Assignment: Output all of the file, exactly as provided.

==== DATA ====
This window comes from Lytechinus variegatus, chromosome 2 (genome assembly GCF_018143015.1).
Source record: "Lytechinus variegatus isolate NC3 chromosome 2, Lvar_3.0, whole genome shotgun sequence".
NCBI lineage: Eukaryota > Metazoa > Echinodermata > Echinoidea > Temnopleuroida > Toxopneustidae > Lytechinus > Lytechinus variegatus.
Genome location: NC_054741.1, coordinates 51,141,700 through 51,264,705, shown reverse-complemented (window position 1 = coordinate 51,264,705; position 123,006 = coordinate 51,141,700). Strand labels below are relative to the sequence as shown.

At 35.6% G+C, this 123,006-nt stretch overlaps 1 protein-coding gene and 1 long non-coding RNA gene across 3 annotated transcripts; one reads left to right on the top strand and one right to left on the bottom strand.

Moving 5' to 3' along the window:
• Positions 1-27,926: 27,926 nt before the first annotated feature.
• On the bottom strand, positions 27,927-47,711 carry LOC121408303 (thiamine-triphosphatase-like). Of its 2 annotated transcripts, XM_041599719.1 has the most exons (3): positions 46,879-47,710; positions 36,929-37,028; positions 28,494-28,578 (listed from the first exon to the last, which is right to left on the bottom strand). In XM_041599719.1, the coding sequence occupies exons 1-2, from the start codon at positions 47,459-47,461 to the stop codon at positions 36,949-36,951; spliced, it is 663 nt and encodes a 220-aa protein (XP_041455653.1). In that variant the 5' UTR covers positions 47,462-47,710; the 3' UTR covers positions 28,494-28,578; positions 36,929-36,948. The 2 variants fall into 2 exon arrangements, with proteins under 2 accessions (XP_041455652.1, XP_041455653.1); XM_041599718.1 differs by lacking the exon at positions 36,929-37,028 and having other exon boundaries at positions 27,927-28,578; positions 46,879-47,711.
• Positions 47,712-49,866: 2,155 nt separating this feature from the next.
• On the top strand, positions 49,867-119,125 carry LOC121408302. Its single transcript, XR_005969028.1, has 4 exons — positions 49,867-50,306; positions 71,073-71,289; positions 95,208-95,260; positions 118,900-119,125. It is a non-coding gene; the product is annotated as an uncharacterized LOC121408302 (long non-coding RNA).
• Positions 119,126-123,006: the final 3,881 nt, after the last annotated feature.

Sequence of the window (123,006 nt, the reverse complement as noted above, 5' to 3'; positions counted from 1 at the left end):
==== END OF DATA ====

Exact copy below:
This window comes from Lytechinus variegatus, chromosome 2 (genome assembly GCF_018143015.1).
Source record: "Lytechinus variegatus isolate NC3 chromosome 2, Lvar_3.0, whole genome shotgun sequence".
NCBI lineage: Eukaryota > Metazoa > Echinodermata > Echinoidea > Temnopleuroida > Toxopneustidae > Lytechinus > Lytechinus variegatus.
Genome location: NC_054741.1, coordinates 51,141,700 through 51,264,705, shown reverse-complemented (window position 1 = coordinate 51,264,705; position 123,006 = coordinate 51,141,700). Strand labels below are relative to the sequence as shown.

At 35.6% G+C, this 123,006-nt stretch overlaps 1 protein-coding gene and 1 long non-coding RNA gene across 3 annotated transcripts; one reads left to right on the top strand and one right to left on the bottom strand.

Moving 5' to 3' along the window:
• Positions 1-27,926: 27,926 nt before the first annotated feature.
• On the bottom strand, positions 27,927-47,711 carry LOC121408303 (thiamine-triphosphatase-like). Of its 2 annotated transcripts, XM_041599719.1 has the most exons (3): positions 46,879-47,710; positions 36,929-37,028; positions 28,494-28,578 (listed from the first exon to the last, which is right to left on the bottom strand). In XM_041599719.1, the coding sequence occupies exons 1-2, from the start codon at positions 47,459-47,461 to the stop codon at positions 36,949-36,951; spliced, it is 663 nt and encodes a 220-aa protein (XP_041455653.1). In that variant the 5' UTR covers positions 47,462-47,710; the 3' UTR covers positions 28,494-28,578; positions 36,929-36,948. The 2 variants fall into 2 exon arrangements, with proteins under 2 accessions (XP_041455652.1, XP_041455653.1); XM_041599718.1 differs by lacking the exon at positions 36,929-37,028 and having other exon boundaries at positions 27,927-28,578; positions 46,879-47,711.
• Positions 47,712-49,866: 2,155 nt separating this feature from the next.
• On the top strand, positions 49,867-119,125 carry LOC121408302. Its single transcript, XR_005969028.1, has 4 exons — positions 49,867-50,306; positions 71,073-71,289; positions 95,208-95,260; positions 118,900-119,125. It is a non-coding gene; the product is annotated as an uncharacterized LOC121408302 (long non-coding RNA).
• Positions 119,126-123,006: the final 3,881 nt, after the last annotated feature.

Sequence of the window (123,006 nt, the reverse complement as noted above, 5' to 3'; positions counted from 1 at the left end):